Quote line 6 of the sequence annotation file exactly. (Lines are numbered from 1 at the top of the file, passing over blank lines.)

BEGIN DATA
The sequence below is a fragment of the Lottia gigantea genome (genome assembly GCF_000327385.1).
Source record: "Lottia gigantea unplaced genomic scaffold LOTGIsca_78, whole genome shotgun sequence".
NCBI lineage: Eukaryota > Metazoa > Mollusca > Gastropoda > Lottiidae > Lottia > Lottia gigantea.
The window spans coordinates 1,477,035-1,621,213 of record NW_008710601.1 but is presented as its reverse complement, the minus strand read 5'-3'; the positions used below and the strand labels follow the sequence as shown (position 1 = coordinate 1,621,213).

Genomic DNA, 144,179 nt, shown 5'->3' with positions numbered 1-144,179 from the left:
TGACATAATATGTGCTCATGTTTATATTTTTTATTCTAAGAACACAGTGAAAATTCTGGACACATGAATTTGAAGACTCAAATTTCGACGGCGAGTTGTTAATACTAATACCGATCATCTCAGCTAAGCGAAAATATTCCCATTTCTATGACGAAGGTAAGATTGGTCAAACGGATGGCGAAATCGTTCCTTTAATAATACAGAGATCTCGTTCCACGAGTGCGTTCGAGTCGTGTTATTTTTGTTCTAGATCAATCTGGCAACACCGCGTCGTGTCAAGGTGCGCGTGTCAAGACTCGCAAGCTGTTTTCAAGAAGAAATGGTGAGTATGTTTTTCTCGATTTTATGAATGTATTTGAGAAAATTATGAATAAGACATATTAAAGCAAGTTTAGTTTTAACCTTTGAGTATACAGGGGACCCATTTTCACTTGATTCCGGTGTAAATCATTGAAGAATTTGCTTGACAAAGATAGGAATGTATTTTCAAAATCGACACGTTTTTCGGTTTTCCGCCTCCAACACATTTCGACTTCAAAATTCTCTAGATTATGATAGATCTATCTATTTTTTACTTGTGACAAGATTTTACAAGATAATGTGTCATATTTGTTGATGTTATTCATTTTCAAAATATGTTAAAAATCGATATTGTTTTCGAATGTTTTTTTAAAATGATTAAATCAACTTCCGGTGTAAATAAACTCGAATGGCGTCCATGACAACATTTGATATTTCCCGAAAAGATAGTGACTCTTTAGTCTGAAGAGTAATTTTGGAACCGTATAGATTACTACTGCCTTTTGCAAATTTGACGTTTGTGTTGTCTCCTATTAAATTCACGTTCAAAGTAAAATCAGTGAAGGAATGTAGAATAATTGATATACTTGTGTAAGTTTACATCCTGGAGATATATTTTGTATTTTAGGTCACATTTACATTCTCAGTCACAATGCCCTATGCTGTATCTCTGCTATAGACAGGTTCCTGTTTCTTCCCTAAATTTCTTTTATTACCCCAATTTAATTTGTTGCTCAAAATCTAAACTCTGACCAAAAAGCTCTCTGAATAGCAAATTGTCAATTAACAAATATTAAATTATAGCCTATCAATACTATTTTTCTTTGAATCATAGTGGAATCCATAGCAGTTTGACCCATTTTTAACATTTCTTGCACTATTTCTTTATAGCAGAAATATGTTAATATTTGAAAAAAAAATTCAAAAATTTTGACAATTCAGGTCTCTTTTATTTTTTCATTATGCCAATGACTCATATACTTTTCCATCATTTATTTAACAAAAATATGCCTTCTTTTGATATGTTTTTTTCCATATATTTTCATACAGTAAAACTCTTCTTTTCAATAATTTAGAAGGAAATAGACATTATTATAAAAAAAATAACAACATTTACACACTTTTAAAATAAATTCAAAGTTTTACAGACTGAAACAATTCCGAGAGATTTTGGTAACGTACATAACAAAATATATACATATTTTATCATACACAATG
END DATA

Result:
TGACATAATATGTGCTCATGTTTATATTTTTTATTCTAAGAACACAGTGAAAATTCTGGACACATGAATTTGAAGACTCAAATTTCGACGGCGAGTTGTTAATACTAATACCGATCATCTCAGCTAAGCGAAAATATTCCCATTTCTATGACGAAGGTAAGATTGGTCAAACGGATGGCGAAATCGTTCCTTTAATAATACAGAGATCTCGTTCCACGAGTGCGTTCGAGTCGTGTTATTTTTGTTCTAGATCAATCTGGCAACACCGCGTCGTGTCAAGGTGCGCGTGTCAAGACTCGCAAGCTGTTTTCAAGAAGAAATGGTGAGTATGTTTTTCTCGATTTTATGAATGTATTTGAGAAAATTATGAATAAGACATATTAAAGCAAGTTTAGTTTTAACCTTTGAGTATACAGGGGACCCATTTTCACTTGATTCCGGTGTAAATCATTGAAGAATTTGCTTGACAAAGATAGGAATGTATTTTCAAAATCGACACGTTTTTCGGTTTTCCGCCTCCAACACATTTCGACTTCAAAATTCTCTAGATTATGATAGATCTATCTATTTTTTACTTGTGACAAGATTTTACAAGATAATGTGTCATATTTGTTGATGTTATTCATTTTCAAAATATGTTAAAAATCGATATTGTTTTCGAATGTTTTTTTAAAATGATTAAATCAACTTCCGGTGTAAATAAACTCGAATGGCGTCCATGACAACATTTGATATTTCCCGAAAAGATAGTGACTCTTTAGTCTGAAGAGTAATTTTGGAACCGTATAGATTACTACTGCCTTTTGCAAATTTGACGTTTGTGTTGTCTCCTATTAAATTCACGTTCAAAGTAAAATCAGTGAAGGAATGTAGAATAATTGATATACTTGTGTAAGTTTACATCCTGGAGATATATTTTGTATTTTAGGTCACATTTACATTCTCAGTCACAATGCCCTATGCTGTATCTCTGCTATAGACAGGTTCCTGTTTCTTCCCTAAATTTCTTTTATTACCCCAATTTAATTTGTTGCTCAAAATCTAAACTCTGACCAAAAAGCTCTCTGAATAGCAAATTGTCAATTAACAAATATTAAATTATAGCCTATCAATACTATTTTTCTTTGAATCATAGTGGAATCCATAGCAGTTTGACCCATTTTTAACATTTCTTGCACTATTTCTTTATAGCAGAAATATGTTAATATTTGAAAAAAAAATTCAAAAATTTTGACAATTCAGGTCTCTTTTATTTTTTCATTATGCCAATGACTCATATACTTTTCCATCATTTATTTAACAAAAATATGCCTTCTTTTGATATGTTTTTTTCCATATATTTTCATACAGTAAAACTCTTCTTTTCAATAATTTAGAAGGAAATAGACATTATTATAAAAAAAATAACAACATTTACACACTTTTAAAATAAATTCAAAGTTTTACAGACTGAAACAATTCCGAGAGATTTTGGTAACGTACATAACAAAATATATACATATTTTATCATACACAATG